Why every web app has to have the terms of reference and how to make it right
It all begins with a single idea when someone has a bulb lightened up in their heads indicating that that is it, the new disrupting thing is coming and they are going to make it great. But it turns out that idea is a very vague thing to deal with: the more it goes deeply into details, the more divergebale it becomes to describe the each. That way an ease of getting the end product not the same as it was initially intended puts at a risky verge any endeavor from the very first spark of an initial intention. In developing, it frequently evolves in a conflict between the participants, where the doers can't figure out what they are asked for, while the idea bearers, figuring out that what they want is not the same they eventually get. And the reason for all that is the problem of choosing the right focus of idea inception.
So, what is the focus of inception in the first place? It turns out that the problem of catching the right idea focus goes far beyond the development routine. A statement to be made: bad ideas don't exist, but badly chosen focus is something that makes any idea bad. This is something that can't be touched upon or observed, but, something, the spirit of which is in every part that exists. It is a complex notion, a way more complex than idea itself. There is one well-known approach describing how to create an idea focus, that approach is known as ‘problem solving’. It is claimed that there is some unsolved need, that much disguised, that not everyone has enough wit to unveil it, and one, once, through thinking about this good enough, might come up with an idea of how it can be solved. This whole concept of problem-solving is no other thing than just a way of capturing and holding the initial idea, which helps determine its measures and overall boundaries of its potential inclination. And this is exactly what the focus of idea inception represents.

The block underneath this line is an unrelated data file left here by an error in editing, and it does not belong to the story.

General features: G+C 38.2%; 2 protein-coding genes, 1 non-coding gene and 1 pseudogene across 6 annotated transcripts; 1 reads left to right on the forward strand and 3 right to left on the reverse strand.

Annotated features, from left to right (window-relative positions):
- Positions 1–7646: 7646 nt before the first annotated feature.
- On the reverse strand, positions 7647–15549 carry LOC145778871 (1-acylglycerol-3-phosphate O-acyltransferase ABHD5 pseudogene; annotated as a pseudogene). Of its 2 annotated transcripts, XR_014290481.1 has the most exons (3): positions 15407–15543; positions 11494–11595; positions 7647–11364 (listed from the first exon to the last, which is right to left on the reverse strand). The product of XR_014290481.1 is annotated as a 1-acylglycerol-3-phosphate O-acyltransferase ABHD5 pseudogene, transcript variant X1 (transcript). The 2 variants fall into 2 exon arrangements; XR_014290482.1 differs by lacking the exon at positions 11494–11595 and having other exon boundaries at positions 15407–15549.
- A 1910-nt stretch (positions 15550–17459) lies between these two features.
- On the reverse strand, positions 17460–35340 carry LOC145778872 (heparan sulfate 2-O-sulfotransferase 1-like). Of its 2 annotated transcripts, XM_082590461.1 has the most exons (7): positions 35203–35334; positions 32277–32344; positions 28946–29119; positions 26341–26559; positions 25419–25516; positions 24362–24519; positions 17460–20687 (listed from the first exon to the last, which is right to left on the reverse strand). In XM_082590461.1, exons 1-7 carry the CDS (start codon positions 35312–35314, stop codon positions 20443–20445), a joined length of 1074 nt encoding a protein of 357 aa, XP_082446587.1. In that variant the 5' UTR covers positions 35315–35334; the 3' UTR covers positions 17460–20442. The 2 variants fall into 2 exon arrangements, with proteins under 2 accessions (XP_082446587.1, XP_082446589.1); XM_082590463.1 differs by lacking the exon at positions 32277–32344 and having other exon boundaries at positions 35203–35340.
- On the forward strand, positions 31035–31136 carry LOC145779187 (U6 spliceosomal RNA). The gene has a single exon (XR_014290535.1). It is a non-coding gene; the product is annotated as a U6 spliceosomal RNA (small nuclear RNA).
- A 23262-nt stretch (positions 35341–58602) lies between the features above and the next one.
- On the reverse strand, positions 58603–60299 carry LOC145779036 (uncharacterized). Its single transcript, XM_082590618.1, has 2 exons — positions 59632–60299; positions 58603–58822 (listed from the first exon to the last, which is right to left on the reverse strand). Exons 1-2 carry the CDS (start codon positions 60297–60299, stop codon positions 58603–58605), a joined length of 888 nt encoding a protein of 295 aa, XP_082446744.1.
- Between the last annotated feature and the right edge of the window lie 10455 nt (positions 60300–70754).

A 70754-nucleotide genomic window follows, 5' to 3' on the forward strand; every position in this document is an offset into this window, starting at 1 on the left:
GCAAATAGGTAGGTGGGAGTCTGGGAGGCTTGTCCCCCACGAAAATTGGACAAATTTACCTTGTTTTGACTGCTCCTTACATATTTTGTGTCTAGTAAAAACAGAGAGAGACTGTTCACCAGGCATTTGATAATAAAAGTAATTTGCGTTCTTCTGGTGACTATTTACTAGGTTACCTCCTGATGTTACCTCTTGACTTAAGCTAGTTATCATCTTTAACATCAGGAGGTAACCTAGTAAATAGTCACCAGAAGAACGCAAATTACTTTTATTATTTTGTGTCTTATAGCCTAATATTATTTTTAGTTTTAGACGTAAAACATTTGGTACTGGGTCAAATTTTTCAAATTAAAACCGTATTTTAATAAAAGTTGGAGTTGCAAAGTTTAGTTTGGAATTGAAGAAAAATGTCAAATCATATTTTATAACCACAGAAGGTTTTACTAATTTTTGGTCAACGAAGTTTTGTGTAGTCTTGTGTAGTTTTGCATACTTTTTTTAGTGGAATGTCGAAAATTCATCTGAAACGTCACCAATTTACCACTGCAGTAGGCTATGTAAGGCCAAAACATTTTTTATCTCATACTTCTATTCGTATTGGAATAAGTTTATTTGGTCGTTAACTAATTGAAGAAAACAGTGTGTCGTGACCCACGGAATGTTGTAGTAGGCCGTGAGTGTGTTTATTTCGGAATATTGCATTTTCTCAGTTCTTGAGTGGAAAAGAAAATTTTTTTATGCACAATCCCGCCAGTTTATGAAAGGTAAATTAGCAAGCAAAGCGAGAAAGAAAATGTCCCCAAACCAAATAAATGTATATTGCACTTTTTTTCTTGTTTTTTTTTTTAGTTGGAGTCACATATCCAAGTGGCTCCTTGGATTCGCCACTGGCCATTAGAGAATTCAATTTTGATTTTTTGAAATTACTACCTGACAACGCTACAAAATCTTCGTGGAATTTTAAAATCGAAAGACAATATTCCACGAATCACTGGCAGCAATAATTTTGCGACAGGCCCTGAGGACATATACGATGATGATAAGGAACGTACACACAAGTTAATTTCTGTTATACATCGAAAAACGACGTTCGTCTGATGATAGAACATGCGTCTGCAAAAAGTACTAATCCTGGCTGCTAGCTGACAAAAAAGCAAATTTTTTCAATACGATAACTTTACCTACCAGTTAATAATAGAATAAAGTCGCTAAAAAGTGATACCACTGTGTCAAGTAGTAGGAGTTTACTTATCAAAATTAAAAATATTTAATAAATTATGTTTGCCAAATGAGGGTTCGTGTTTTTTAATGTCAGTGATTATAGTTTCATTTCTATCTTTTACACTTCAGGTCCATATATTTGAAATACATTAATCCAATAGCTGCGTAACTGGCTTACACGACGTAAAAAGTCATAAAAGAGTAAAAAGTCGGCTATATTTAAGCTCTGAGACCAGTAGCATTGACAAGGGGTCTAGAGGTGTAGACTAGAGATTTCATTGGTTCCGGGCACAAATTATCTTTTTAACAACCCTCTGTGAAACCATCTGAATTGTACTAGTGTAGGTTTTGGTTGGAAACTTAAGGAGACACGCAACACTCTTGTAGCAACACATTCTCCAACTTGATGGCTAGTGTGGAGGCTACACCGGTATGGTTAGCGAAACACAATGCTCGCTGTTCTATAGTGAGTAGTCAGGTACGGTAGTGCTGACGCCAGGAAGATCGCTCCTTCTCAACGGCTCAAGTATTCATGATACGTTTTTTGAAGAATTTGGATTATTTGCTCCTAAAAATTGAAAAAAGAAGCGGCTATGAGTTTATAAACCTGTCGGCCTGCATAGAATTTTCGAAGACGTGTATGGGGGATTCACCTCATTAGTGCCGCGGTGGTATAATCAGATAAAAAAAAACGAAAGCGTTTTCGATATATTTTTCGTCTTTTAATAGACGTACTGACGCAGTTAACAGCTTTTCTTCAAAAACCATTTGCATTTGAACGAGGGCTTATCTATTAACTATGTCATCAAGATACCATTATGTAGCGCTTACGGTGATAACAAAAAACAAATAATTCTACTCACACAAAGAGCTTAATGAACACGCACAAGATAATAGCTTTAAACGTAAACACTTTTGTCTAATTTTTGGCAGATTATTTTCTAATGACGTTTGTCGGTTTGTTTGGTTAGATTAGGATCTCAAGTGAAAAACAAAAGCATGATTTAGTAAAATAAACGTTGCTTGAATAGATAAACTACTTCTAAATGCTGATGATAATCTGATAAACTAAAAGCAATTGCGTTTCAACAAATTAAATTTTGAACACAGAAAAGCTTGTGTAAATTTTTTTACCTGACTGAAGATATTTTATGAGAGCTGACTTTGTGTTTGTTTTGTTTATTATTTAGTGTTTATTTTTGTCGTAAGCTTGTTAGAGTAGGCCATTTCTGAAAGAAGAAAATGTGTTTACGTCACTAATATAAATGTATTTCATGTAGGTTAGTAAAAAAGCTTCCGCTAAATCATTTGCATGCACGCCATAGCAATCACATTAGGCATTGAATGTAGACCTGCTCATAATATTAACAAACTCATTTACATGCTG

Michelangelo, Socrates, Ford, and Jobs
The previously described concept is not the only way of coupling this with an idea. Throughout human history, many great minds have discovered their own ways how to percept and look at the phenomenon of idea, and differentiate it from the focus of idea inception, fusing those into as a finite point of the creation. Michelangelo, for example, when was asked about how he managed to create such perfect shapes of his sculptures replied that the sculpture was already within the marble block, and all he had to do is to chisel away the superfluous material. Socrates, on the other hand, developed a method where he, being in a dialogue with a person, asked questions, which eventually led the person to the right conclusion without saying it directly: This study is also known as the Socratic method, the centric concept to which modern Western philosophy descends. Ford once told that if he had asked people what they wanted they would have said faster horses. Jobs, in his turn, never hold testing surveys about Apple new products; because he didn’t trust others opinions, and the side-view suggestions on how the products should look and work seemed to him rather distracting from the main. Keeping all the details in a secret, he preferred to make the revelation of the company new products on stage, at once, for the reporters and the customers alike. There are a lot of ways of finding the right focus, and each such way maybe differ from the other. Speaking of software development, while creating a new application or a part of functionality, one of such ways would be specifying the right terms of reference for a project.